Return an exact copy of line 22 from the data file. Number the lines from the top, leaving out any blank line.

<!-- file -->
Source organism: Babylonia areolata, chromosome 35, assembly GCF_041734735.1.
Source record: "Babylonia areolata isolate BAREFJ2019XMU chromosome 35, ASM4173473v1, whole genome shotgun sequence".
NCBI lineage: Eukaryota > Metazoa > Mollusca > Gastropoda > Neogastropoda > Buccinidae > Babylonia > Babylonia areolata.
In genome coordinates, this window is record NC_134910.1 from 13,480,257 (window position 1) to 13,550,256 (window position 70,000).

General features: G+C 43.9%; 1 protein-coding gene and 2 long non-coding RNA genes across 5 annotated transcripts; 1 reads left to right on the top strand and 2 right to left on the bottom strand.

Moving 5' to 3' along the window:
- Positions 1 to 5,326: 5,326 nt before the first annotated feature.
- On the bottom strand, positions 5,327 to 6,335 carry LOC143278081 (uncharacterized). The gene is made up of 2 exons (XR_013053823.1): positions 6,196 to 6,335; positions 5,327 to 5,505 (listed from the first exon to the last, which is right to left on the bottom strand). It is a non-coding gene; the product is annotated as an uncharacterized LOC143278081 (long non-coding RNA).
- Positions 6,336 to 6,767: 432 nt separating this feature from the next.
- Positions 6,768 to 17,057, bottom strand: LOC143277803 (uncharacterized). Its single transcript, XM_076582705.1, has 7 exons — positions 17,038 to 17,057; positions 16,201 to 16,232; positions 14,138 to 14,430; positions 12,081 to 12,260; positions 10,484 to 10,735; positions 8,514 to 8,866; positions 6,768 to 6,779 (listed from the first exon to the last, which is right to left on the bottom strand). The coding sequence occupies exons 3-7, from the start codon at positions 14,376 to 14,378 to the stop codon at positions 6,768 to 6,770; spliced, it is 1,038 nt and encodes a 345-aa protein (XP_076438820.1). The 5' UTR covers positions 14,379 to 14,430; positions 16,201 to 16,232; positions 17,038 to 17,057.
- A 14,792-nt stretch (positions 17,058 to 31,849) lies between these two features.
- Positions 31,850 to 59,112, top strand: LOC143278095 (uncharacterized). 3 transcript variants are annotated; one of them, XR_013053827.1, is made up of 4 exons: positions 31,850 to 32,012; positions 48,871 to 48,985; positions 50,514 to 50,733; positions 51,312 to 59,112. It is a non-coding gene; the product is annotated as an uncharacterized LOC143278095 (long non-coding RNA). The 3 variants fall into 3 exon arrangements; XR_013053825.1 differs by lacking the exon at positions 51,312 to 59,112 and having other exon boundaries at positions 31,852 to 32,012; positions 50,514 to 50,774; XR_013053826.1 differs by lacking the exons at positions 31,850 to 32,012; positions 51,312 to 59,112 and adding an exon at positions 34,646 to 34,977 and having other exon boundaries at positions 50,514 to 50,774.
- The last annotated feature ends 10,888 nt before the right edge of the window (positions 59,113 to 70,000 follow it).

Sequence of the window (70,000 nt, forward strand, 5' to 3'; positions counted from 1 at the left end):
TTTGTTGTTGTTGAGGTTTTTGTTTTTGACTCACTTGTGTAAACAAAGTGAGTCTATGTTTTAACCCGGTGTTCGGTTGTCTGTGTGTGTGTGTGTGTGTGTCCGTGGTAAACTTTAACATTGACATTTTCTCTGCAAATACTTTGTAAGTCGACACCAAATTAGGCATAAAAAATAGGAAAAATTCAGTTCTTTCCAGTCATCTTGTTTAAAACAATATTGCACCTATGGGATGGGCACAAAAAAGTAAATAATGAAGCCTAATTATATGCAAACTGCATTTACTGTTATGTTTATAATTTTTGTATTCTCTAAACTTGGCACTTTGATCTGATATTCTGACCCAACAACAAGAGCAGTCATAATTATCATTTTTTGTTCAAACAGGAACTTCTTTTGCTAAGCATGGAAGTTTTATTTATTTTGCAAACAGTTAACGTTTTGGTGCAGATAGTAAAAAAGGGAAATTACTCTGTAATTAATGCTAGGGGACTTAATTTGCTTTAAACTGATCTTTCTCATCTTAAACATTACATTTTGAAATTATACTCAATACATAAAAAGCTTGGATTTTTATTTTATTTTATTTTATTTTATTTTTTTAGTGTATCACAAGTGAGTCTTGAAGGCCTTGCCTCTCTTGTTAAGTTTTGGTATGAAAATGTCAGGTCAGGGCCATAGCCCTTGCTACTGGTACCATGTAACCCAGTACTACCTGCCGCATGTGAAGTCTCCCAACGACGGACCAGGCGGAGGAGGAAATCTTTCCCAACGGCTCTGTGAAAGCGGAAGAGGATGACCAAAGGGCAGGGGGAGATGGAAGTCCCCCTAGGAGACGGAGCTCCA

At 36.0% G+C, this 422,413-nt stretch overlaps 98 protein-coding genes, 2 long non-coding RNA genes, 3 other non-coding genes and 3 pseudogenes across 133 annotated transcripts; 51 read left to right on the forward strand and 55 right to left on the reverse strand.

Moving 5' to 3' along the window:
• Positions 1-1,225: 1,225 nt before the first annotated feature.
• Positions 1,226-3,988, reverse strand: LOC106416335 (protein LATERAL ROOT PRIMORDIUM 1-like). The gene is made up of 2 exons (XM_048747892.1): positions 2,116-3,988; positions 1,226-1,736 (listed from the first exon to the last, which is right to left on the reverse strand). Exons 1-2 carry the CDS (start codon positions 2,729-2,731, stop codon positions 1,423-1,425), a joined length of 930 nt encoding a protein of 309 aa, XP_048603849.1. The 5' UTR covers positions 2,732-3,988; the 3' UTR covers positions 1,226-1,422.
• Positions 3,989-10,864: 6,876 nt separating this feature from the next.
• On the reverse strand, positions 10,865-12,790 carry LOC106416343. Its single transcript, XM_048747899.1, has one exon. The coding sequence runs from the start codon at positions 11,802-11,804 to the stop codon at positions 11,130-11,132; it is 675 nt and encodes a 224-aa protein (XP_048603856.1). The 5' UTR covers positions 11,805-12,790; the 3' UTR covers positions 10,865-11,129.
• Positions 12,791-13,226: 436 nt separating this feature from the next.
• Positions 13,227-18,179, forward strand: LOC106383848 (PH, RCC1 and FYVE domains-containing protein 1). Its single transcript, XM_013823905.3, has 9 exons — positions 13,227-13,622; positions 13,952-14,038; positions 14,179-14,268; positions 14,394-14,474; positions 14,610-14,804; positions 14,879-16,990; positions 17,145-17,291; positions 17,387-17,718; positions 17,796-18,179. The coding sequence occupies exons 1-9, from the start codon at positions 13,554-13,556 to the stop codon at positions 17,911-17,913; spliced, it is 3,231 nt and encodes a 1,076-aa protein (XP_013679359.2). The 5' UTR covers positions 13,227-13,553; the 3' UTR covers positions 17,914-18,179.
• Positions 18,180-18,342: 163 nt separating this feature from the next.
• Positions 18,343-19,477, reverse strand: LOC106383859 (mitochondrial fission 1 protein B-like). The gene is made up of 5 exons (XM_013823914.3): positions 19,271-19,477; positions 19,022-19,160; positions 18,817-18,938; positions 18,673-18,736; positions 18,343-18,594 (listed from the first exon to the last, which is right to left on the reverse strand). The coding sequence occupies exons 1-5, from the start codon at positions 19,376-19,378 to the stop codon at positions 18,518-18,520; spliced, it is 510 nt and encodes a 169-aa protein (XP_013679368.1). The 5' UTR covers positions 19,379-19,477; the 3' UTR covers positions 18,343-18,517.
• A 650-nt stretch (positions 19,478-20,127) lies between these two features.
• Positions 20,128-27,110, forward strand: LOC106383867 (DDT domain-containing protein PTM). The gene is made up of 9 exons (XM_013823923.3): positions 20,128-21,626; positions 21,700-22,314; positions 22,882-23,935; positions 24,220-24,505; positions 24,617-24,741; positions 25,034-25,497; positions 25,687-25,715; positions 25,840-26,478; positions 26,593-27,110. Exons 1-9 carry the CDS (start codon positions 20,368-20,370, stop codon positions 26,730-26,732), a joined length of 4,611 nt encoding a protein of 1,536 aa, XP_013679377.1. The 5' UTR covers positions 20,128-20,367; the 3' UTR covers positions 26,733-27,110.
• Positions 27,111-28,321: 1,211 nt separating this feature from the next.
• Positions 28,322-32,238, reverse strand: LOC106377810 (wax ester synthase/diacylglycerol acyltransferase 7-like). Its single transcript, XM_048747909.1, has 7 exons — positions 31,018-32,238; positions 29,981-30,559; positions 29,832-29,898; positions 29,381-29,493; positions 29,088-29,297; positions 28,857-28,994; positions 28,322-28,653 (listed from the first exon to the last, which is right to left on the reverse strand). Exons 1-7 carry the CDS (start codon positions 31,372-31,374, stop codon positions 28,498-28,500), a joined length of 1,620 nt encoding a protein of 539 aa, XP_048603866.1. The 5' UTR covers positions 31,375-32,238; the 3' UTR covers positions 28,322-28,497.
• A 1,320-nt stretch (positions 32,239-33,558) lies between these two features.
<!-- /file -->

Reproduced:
• Positions 12,791-13,226: 436 nt separating this feature from the next.